JIS: Prime Minister, the Most Hon. Andrew Holness, is again encouraging Jamaicans to embrace and not fear the new Primary Exit Profile (PEP) which will replace the Grade Six Achievement Test (GSAT) as the national secondary-school placement examination.

 

“We can understand the fears and the concerns. But I encourage all Jamaica to embrace this as an opportunity for the transformation of our people from mere consumers of technology and consumers of information to now being people who can create knowledge and who can create technology,” he said.

 

Mr. Holness was addressing an awards ceremony at the Office of the Prime Minister (OPM) on Wednesday (August 22) for children of OPM and Office of the Cabinet staff members who were successful in the final sitting of the GSAT earlier this year.

 

He said the thrust to create a digital society and a knowledge-based economy will require people who can innovate, think outside of the box, apply knowledge to real world problems, and are solutions-oriented persons, adding that PEP is designed to prepare youngsters for these engagements.

 

PEP, which students will sit for the first time in the upcoming 2018/19 academic year, is intended to provide an improved and more complete profile of students’ academic and critical-thinking capabilities at the end of primary-level education.

 

Prime Minister Holness emphasised that PEP will create a new type of Jamaica – “one (who) has a more curious mind… who is looking more for solutions, rather than being pedantic… is not afraid of technology, but believes in the process of investigation (and) discovery, and applying existing knowledge to current problems to come up with solutions.”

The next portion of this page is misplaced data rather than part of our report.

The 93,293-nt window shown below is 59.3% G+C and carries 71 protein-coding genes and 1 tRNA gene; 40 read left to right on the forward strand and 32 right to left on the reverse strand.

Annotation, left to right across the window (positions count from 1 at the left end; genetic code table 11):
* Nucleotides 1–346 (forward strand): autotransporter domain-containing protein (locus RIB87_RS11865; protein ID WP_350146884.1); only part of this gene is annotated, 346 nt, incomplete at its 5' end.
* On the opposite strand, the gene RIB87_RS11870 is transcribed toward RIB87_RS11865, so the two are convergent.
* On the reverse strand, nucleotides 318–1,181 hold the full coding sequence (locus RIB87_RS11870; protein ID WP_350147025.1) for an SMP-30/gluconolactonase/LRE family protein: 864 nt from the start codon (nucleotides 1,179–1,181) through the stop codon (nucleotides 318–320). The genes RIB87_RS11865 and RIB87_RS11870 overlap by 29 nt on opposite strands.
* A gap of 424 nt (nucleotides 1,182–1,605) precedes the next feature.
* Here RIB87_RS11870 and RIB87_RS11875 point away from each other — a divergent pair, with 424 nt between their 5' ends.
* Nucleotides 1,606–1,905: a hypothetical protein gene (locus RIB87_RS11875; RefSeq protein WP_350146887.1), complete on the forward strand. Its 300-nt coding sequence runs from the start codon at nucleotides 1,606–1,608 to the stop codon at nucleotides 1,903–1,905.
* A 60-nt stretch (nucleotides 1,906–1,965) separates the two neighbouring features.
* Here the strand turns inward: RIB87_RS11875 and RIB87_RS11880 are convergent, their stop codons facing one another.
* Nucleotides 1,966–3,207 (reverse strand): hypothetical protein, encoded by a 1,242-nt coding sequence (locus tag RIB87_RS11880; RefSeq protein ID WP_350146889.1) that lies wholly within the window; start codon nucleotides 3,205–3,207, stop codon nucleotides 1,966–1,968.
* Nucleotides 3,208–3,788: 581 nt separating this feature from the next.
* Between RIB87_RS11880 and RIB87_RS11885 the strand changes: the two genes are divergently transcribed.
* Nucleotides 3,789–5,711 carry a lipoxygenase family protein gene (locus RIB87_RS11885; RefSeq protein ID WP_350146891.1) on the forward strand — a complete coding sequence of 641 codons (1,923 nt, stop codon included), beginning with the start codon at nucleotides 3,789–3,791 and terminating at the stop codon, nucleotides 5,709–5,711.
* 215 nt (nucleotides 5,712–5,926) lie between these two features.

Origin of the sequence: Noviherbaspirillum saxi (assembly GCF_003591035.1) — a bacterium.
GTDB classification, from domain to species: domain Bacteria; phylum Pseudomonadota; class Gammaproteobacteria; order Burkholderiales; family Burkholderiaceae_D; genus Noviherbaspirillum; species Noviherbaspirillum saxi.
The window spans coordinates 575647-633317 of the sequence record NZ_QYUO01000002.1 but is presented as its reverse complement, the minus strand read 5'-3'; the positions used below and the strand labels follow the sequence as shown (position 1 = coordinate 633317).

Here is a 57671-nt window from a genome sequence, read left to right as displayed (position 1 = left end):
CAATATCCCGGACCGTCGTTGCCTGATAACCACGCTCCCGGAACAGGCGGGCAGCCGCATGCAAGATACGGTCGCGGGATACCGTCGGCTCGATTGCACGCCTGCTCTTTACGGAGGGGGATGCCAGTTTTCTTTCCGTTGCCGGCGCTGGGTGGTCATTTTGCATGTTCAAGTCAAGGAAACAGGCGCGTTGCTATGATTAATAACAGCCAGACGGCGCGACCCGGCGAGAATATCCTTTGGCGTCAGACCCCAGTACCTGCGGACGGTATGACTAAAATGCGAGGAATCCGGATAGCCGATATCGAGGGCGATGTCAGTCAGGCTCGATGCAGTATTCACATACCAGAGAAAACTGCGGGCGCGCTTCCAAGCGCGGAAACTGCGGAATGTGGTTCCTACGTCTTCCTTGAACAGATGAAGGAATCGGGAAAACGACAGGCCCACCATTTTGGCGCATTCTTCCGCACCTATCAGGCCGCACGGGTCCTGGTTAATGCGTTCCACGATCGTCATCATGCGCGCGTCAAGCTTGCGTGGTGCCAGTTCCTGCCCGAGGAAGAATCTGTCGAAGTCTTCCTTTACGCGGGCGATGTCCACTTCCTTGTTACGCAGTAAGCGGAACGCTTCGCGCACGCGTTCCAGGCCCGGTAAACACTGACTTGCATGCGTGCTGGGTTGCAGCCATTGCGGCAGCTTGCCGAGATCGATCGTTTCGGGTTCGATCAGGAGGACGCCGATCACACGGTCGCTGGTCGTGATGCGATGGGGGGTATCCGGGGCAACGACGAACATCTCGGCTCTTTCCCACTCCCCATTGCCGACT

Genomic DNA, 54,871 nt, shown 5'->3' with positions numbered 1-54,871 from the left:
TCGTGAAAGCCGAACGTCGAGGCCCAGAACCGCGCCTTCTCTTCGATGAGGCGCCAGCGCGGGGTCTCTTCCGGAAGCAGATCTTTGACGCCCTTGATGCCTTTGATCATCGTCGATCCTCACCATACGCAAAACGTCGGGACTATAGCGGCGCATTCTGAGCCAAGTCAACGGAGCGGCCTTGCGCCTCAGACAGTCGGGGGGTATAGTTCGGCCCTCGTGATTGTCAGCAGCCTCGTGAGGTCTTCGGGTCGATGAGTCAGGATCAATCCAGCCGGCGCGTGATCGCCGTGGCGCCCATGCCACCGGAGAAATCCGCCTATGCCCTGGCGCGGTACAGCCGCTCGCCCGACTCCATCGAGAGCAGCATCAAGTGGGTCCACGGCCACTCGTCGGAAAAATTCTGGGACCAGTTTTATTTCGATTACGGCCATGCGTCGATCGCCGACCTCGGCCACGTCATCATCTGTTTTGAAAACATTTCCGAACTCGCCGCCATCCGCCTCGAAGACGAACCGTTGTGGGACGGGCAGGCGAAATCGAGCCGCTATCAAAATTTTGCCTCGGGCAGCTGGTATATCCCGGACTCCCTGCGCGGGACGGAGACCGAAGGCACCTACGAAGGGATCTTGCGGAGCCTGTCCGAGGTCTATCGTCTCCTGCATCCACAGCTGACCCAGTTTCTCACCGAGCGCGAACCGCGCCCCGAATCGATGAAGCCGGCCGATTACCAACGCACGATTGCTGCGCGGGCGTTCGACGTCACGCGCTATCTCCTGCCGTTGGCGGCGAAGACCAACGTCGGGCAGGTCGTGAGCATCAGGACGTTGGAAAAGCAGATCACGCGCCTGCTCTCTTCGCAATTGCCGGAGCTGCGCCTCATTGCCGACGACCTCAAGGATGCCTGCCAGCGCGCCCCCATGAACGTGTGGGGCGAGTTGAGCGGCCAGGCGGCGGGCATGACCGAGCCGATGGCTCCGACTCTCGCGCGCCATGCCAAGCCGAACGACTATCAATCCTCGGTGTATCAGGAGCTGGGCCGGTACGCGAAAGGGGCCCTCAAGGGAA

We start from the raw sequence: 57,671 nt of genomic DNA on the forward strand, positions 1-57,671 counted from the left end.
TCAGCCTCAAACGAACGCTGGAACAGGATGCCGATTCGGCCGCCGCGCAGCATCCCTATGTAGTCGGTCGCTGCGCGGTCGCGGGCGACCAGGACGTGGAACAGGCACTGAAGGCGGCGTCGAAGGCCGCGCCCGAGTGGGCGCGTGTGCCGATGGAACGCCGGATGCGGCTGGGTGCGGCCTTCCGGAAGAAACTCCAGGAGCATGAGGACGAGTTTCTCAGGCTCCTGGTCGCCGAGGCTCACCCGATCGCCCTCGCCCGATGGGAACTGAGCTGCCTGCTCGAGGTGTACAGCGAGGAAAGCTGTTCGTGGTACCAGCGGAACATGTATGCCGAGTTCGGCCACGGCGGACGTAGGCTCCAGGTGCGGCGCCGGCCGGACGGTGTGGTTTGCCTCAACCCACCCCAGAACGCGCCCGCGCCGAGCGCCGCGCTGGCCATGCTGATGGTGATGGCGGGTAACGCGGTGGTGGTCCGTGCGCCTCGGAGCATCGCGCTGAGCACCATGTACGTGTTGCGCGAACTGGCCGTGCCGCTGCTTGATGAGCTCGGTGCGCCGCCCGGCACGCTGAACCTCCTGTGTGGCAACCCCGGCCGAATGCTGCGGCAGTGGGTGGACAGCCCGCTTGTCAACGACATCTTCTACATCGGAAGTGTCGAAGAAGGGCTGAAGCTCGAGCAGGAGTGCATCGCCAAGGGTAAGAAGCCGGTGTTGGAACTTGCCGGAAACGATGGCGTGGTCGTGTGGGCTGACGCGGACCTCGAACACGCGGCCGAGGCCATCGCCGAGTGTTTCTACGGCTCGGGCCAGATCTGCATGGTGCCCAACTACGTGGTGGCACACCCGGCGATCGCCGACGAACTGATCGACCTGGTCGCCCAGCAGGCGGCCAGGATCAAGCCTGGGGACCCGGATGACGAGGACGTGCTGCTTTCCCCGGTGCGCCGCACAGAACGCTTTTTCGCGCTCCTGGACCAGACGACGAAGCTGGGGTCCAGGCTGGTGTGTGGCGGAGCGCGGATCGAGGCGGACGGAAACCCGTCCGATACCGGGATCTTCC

“I think the transition from GSAT to PEP will be better for the country and for the generations to come,” he asserted.

 

Mr. Holness explained that PEP, unlike GSAT, “won’t be one exam that will determine your fate”, instead, it will require students to sit a series of exams over three years.

 

“So you will not have one exam determine your life chance. The exam is not only geared for the brightest, those who can read and assimilate and then regurgitate; it tests a broader range of skills. So we want to know how you function in the real world. Can you take the knowledge that your have learnt and apply it to real world situations? That’s profound. That’s fundamental to the growth and development of the Jamaican economy and our society,” he said.

 

Mr. Holness pointed out, however, that the exam will take teachers out of their comfort zones because they will now be tasked with inspiring students to come up with their own solutions.

 

“So it is not just a different type of exam; it will really take a different kind of approach to teaching as well,” he said.

 

Meanwhile, Mr. Holness commended the GSAT awardees on their performance, noting that they “will have the distinction to be the last generation of Jamaicans to sit that…examination”.

 

“I know many of you would’ve gotten your school of choice. That means that you would’ve worked very hard and your parents are very relieved; and we at OPM are doing our little part to ensure that you can continue with your education,” he said.

 

During the event, the Prime Minister presented 10 students with back-to-school gift vouchers.

 

CAPTION: Mr. Holness was addressing an awards ceremony at the Office of the Prime Minister (OPM) on Wednesday (August 22) for children of OPM and Office of the Cabinet staff members who were successful in the final sitting of the GSAT earlier this year.